Asia in Japan's Embrace : Building a Regional Production Alliance
This book is an incisive analysis of Japan's deepening economic presence in Asia. It challenges neoclassical economists, arguing that instead of simply building a 'yen bloc' or responding to market forces, Japanese business and government elites are working together to build an expanded - and potentially exclusive - production zone. The authors suggest that the transplantation of many standard Japanese business practices in Asia is based on the concept of keiretsu (enterprise group) which allows a complex web of production networks to develop. The book shows that such strategic control of technology is a unique model of globalisation. While informed by economic theory, Asia in Japan's Embrace is highly accessible, containing interviews and anecdotal evidence from factory floors and board rooms. It is comprehensive and controversial, outlining policy implications and the impact on global trade.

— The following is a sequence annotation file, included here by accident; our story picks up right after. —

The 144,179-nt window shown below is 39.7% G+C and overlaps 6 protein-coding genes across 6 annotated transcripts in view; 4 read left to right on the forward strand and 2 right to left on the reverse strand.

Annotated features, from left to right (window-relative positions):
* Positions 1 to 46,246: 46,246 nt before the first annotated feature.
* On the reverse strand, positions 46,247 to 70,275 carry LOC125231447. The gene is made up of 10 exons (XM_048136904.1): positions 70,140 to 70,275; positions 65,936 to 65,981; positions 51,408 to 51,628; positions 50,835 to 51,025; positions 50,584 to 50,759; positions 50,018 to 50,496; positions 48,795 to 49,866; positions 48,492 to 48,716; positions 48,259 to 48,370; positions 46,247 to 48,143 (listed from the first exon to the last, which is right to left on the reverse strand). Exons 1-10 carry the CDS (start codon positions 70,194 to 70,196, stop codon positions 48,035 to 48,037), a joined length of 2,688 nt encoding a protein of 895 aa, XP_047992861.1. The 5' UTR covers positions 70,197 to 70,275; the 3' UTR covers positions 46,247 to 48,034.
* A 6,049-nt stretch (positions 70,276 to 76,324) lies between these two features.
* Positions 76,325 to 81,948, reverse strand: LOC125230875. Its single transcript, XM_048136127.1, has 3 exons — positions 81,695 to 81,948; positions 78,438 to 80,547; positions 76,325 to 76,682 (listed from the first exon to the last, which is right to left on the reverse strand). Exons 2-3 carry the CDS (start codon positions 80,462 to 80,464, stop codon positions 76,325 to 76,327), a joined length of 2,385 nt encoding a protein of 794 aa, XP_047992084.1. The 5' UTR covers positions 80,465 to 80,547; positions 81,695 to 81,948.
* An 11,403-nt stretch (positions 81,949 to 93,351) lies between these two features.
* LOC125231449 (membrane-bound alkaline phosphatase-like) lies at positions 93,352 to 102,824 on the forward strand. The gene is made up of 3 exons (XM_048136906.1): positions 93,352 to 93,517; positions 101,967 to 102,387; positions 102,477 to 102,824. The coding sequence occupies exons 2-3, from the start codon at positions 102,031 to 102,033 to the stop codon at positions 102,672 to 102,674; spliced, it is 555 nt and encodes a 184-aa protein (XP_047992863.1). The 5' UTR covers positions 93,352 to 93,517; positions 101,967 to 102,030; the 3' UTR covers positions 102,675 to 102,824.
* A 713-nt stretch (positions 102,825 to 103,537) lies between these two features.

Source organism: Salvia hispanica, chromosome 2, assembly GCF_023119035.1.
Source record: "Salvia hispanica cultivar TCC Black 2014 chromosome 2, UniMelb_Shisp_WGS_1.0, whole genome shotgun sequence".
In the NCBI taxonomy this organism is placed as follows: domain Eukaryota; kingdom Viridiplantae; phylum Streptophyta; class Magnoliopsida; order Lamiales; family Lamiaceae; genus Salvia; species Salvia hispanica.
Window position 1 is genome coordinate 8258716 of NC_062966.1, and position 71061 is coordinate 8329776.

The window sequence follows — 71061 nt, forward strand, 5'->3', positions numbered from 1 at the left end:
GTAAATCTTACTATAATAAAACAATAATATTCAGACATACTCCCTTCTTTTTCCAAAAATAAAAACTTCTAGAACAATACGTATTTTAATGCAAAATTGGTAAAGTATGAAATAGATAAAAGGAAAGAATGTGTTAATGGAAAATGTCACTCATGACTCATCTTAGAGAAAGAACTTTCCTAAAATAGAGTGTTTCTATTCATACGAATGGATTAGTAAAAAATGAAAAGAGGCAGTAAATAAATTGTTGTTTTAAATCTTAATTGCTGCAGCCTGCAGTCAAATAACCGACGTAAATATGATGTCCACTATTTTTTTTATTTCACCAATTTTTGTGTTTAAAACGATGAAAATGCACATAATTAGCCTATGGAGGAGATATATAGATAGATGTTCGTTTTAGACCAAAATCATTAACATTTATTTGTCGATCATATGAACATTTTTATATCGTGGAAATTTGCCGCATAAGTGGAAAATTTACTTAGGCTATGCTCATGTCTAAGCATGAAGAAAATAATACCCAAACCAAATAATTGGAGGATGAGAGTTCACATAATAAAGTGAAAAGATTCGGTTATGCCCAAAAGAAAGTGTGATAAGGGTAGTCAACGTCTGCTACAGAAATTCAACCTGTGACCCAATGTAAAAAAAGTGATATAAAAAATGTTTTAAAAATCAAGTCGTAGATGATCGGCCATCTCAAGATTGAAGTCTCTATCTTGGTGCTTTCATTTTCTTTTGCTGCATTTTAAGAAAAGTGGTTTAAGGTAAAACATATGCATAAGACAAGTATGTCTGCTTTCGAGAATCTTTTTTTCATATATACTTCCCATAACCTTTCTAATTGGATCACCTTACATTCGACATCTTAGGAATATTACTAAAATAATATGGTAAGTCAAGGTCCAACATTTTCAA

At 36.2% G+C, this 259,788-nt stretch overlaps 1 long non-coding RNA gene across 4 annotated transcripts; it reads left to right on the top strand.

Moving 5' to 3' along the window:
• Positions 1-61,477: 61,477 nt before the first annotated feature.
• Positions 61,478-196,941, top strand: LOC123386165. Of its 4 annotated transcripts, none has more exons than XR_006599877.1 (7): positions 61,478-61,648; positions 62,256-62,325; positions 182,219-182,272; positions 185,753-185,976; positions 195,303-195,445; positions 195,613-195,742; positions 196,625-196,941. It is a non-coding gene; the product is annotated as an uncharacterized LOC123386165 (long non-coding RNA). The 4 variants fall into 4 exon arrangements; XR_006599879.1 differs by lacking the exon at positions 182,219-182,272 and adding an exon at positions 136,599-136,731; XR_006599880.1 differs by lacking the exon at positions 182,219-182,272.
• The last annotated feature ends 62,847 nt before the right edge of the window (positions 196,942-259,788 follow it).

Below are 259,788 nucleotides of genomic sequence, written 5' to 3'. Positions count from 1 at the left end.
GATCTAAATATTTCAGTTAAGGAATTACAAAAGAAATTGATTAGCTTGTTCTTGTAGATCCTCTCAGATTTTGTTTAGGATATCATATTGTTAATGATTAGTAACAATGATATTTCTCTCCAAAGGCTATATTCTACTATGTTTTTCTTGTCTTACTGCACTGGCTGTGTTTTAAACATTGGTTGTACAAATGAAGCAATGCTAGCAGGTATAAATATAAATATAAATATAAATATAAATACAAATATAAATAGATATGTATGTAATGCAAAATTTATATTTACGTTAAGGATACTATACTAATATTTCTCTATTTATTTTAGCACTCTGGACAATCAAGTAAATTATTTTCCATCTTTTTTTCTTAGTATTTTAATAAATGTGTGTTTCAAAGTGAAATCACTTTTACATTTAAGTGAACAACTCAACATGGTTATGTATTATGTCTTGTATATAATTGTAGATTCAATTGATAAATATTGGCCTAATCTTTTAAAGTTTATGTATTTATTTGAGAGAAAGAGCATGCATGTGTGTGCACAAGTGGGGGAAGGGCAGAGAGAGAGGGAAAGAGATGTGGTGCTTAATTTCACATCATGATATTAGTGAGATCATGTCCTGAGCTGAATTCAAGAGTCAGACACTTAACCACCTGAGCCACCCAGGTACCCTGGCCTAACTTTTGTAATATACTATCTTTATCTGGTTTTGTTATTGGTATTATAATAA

- Electronic book text | 297 pages
- 24 Mar 2012
- CAMBRIDGE UNIVERSITY PRESS
- Cambridge University Press (Virtual Publishing)
- Cambridge, United Kingdom
- 10 b/w illus.
Table of contents
Preface, Part I. Co-prosperity Again: 1. Crossing borders: the Japanese difference; 2. Flying geese: an unequal alliance in Asia; Part II. The Embracer and the Embraced: 3. Cooperation between unequals; 4. The political economy of Japan; 5. The political economy of Asia; 6. Holding technology; Part III. A Japanese Alliance in Asia: 7. The visible handshake; 8. Vertical veins of humanity; 9. The labor network; 10. The supply network; Part IV. A Poweful Embrace: 11. The ties that bind; 12. Loosening the knot.
'Readers familiar with recent writings on Japan will find this book steers a middle course between the neoclassical view, which denies Japan's uniqueness, and the revisionist arguments pioneered by Chalmers Johnson and emphasised by James Fallows. The book is easy to read, well-written, and carefully explained. When it uses concepts or terms such as keiretsu it is careful to explain them. The first four chapters, in particular, are to be recommended to all readers.' Salim Rashid, The Economic Journal